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Carolyn Hunter, a fourth year student at Ohio University, yells at administration over the firing of delfin bautista, the past LGTB director, during the Ribbon Cutting ceremony for the new updated Ellis Hall on Friday. 

Protesters interrupt Ellis Hall ribbon ceremony to demand answers for delfin bautista’s removal

The ribbon cutting ceremony for Ellis Hall was interrupted on Friday with protesters demanding answers for the removal of delfin bautista as the LGBT Center director.

About 15 students, LGBT Center employees and Athens residents entered Ellis Hall during the ceremony, chanting to “stand up and fight back” when queer students and the LGBT Center is under attack.

Carolyn Hunter, an outreach coordinator at the LGBT Center and speaker at the protest, said she felt the university lacked in giving them answers.

“We want answers,” she said. “We’re not getting dialogue. We are staff of the center and we don’t even have answers. You have left us with nothing, but community members. You left us with students. You left us with faculty. You left us with professors that all want answers and there coming to us.” 

OU President Duane Nellis said he agreed to open the dialogue and talk to the protesters, but not during the Ellis Hall unveiling. 

The protesters were removed by the Ohio University Police Department and remained in front of Ellis Hall. Hunter said they came to protest knowing the Ellis Hall opening ceremony would be heavily mediated and would be expecting protestors. 

She said the removal of bautista was abrupt and unprofessional, occurring only a few days before before the Spring Semester began. 

“They keep telling us that their hands are tied but they also are trying to help us, which is condescending,” Hunter said. 

In the days following bautista’s removal, the center was able to meet with Vice President of Diversity and Inclusion Gigi Secuban, her assistant Amanda Graham and Tyrone Carr, the interim director for the LGBT Center, to discuss moving forward. Hunter said they got a lot of answers that weren’t answers at all.

Carr has been in the LGBT Center but does not work there full time, which is a part of their problems and frustrations. Carr told them he is not going to know it all.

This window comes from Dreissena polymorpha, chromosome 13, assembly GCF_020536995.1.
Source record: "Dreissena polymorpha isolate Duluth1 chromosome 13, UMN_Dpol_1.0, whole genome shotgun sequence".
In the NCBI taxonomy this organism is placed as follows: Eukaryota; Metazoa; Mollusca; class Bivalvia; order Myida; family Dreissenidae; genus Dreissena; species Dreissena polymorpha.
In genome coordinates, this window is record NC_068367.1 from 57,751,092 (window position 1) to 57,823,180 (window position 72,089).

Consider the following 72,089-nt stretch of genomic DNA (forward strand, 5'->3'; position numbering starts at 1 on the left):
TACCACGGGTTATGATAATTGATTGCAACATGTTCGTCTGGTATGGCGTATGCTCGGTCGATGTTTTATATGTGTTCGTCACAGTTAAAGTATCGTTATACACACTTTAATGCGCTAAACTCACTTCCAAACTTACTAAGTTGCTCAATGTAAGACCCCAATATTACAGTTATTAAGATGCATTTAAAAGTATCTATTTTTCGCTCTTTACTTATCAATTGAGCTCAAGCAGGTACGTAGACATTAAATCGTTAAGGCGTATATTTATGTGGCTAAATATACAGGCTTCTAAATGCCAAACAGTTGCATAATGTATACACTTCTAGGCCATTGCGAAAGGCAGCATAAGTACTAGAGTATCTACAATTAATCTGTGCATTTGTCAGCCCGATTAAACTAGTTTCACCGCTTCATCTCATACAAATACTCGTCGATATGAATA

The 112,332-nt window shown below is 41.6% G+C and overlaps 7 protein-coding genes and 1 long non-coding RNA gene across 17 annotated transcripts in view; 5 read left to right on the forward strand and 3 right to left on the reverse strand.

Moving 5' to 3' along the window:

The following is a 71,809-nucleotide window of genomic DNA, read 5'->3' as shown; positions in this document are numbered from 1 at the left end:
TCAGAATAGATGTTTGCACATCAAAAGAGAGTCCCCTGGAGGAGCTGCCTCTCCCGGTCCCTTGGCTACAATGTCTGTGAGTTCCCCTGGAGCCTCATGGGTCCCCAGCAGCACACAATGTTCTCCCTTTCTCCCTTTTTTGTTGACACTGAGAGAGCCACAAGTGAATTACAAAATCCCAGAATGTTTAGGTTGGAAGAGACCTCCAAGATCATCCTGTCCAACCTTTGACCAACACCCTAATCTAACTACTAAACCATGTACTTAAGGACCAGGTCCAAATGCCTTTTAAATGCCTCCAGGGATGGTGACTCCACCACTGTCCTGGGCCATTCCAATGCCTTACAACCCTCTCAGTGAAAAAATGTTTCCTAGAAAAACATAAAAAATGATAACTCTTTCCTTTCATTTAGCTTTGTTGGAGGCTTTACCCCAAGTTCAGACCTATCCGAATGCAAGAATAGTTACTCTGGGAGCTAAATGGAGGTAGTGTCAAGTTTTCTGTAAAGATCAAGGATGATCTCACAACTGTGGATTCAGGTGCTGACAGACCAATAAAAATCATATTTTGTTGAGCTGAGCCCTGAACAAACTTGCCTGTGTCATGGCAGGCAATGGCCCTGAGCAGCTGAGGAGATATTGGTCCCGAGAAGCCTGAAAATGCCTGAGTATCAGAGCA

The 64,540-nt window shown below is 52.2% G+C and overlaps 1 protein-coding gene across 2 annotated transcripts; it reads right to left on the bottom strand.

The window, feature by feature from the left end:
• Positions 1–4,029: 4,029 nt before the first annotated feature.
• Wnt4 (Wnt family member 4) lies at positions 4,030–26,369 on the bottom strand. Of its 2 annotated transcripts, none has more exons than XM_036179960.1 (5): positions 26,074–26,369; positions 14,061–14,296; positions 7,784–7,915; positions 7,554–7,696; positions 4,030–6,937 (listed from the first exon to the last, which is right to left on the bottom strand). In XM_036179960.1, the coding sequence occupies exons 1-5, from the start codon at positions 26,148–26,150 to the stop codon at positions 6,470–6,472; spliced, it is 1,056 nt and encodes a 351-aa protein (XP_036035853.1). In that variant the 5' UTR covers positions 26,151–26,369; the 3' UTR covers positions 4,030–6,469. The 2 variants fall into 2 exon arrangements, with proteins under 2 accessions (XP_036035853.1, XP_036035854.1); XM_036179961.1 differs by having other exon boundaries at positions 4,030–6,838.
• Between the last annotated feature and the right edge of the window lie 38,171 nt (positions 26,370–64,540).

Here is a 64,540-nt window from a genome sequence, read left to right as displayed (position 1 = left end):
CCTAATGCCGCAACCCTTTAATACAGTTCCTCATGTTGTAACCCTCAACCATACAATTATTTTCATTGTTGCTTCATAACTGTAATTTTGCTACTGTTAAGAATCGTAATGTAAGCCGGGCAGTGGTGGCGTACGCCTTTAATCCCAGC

“He was very honest about that, and I appreciate his efforts and his honesty.” Hunter said. “We all do actually, but we are all very devastated and we’re just trying to pick up from here.”

As much as the center appreciates Carr coming to help them, he is not a part of the queer community. Hunter said he is very profound and vocal in his allyship, but he can’t answer the difficult questions that bautista was in place to answer as someone who is queer person of color. 

“That is not to say Tyrone won’t do a good job,” Hunter said as she began to cry. “I’m sure we will be able to collaborate with him for the time being. We’re still on the fringes...this is personal because delfin is apart of our family, our queer family. It’s just really emotional for us because we’re building off of nothing at this point.

While there is a lot of anger and frustration within the center, there has been an overwhelming amount of support from people in Athens who are not a part of campus. 

Craig Jenkins, an Athens resident, said their removal was sudden and confusing and felt that bautista had “the rug pulled out from under them.”

Jenkins attended the protest on Jan. 11 that was in direct response to delfin’s removal, and it gave him a lot of assurance.

“It was very interesting to see the full scope of delfin’s impact on the campus and to see how much they have done for this university and this community,” Jenkins said. “That still gave me a lot of hope for moving forward with this movement.”



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